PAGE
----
The capacity to withstand the inevitable pressures and adversities inherent in teaching as a demanding job is referred to as resilience, and it is of the utmost significance in all academic settings due to the fact that it can yield a wide variety of beneficial results. Beltman (2021) asserts that the concept of resilience may be construed in four distinct ways. The first method of thinking about resilience takes a person-centered approach and regards it as a trait of a person that becomes visible when they are confronted with adversity. The second way to think about resilience is known as the process emphasis or the person-context viewpoint. According to this line of thought, resilience is seen as the result of interaction between a person and the environment in which they find themselves. A view of resilience that lays an emphasis on context asserts that, in addition to the particular capabilities and techniques of a person, the situation in which an individual finds themselves is of the highest significance. The final conception takes a systematic approach, viewing resilience as a procedure that includes many dimensions, both internal and external to individuals, that engage in dynamic interaction with one another. This interaction can be seen as both beneficial and detrimental to an individual (Brown et al., 2021).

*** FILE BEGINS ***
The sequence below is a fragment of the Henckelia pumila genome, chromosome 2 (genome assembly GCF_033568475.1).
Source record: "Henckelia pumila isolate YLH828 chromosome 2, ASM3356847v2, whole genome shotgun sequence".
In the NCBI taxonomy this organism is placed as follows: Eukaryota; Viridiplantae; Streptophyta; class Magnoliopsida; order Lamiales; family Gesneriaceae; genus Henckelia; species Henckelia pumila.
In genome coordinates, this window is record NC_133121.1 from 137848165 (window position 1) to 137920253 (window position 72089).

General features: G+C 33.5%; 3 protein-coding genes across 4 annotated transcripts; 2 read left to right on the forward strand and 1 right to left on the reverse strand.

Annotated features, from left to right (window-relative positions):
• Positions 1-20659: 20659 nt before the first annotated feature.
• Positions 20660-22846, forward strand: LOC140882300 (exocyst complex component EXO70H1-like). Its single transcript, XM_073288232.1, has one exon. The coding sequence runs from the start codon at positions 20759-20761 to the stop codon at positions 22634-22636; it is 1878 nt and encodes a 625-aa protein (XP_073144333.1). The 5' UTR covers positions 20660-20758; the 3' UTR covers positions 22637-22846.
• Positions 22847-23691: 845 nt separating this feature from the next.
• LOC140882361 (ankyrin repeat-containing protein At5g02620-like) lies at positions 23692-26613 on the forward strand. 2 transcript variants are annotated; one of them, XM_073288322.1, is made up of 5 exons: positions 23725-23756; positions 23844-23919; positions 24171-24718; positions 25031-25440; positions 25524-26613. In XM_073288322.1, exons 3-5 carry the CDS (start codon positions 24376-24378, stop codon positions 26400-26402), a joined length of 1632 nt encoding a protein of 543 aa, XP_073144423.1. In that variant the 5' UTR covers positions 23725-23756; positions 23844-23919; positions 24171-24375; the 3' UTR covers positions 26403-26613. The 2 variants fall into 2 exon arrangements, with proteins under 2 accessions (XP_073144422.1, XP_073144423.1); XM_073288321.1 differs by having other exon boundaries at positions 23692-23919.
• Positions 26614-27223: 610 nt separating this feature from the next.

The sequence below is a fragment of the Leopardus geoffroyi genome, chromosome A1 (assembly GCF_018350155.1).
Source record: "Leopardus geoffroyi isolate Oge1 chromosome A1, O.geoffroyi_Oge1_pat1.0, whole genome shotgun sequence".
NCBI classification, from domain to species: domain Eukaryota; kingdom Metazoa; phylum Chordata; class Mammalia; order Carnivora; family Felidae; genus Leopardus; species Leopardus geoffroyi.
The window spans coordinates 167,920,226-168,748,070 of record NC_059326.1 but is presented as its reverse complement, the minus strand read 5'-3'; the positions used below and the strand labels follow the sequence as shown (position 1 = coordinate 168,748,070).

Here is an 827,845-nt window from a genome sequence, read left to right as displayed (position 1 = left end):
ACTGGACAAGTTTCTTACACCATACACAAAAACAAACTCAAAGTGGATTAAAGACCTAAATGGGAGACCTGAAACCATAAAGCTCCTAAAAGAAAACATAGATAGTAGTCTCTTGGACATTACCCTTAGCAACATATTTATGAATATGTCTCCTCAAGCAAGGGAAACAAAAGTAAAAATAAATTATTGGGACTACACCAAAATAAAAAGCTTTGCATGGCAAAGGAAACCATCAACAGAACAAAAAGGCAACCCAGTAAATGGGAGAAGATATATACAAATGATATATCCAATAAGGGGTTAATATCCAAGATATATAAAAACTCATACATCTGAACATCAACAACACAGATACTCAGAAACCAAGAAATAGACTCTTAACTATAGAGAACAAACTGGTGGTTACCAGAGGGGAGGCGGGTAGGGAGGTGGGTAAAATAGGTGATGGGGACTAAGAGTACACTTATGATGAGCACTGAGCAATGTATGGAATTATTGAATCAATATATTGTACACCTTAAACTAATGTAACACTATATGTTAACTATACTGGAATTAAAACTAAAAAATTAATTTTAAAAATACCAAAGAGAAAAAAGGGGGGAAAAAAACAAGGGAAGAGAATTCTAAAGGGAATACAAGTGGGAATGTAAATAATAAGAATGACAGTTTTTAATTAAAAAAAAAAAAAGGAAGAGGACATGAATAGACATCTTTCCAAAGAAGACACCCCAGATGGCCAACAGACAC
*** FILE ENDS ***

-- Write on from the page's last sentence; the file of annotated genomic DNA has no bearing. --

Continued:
Resilience in teachers is of the highest importance in all academic settings (Karabıyık, 2020). To provide even more specifics, the traits that are developed as a consequence of resiliency are job satisfaction, responsiveness, effectiveness, consciousness, a source of satisfaction, the ability to initiate, interpersonal relations, proficiency, independence, confidence, effective interpersonal attitudes, sensitivity, and emotionally intelligent teachers (Mullen et al., 2021). Current research has been conducted to investigate the effect that educator training programs, such as training in insight meditation, have on the resiliency of teachers (Karabıyık, 2020; Polat & Iskender, 2018). An insight meditation program was employed in a practical randomized controlled experiment that was conducted by Galante et al. (2018) to boost the resilient behavior of university students. This study looked at the educational features of the insight meditation program as well as the program's influence to the teachers' anxiety and stress management. Polat and Iskender (2018) conducted a study that was descriptive in nature and found that TR, work satisfaction, fatigue, business commitment, and an evaluation of the organizational environment are closely linked. The research carried out by Lacaba et al. (2020) proved the implications that teachers' levels of resilience have on their levels of devotion and effectiveness. The teachers were aware of the present issues in their teaching practice; yet, they needed to develop their resilience in order to boost their effective teaching and demonstrate their work participation, as demonstrated by the results (Fig. 1).